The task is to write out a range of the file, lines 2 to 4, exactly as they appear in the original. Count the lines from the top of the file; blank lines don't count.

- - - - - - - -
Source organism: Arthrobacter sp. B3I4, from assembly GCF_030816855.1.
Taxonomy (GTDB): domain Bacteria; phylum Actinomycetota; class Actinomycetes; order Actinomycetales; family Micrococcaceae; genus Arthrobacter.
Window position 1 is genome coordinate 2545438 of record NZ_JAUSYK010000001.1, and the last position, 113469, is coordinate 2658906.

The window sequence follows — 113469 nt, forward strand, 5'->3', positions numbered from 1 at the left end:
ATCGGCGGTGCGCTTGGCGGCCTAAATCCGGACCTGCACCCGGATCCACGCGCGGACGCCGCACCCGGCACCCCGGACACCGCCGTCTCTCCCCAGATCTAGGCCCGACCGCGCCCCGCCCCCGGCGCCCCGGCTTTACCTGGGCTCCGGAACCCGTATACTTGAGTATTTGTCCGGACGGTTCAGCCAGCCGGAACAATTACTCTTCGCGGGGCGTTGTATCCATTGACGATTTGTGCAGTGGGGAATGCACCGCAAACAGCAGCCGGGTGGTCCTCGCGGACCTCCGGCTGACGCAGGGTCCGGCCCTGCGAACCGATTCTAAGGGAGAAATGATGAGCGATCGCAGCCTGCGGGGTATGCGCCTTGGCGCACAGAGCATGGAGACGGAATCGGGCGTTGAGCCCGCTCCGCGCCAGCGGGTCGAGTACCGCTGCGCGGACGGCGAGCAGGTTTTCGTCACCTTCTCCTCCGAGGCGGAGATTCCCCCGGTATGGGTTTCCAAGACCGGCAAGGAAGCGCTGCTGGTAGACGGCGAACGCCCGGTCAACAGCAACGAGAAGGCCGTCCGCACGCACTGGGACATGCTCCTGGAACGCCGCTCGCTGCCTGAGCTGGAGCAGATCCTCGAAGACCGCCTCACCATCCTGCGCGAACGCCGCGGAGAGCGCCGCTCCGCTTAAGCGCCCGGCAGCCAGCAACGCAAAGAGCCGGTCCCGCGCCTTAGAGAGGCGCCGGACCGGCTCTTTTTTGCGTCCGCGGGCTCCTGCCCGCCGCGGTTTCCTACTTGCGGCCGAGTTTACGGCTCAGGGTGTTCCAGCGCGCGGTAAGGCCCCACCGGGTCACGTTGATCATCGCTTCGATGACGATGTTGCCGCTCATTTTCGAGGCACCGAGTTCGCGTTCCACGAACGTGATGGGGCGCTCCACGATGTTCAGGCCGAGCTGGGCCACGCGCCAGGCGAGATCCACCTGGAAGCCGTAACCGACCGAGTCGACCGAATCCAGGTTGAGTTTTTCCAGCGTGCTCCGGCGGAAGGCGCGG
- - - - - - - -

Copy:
Taxonomy (GTDB): domain Bacteria; phylum Actinomycetota; class Actinomycetes; order Actinomycetales; family Micrococcaceae; genus Arthrobacter.
Window position 1 is genome coordinate 2545438 of record NZ_JAUSYK010000001.1, and the last position, 113469, is coordinate 2658906.

The window sequence follows — 113469 nt, forward strand, 5'->3', positions numbered from 1 at the left end: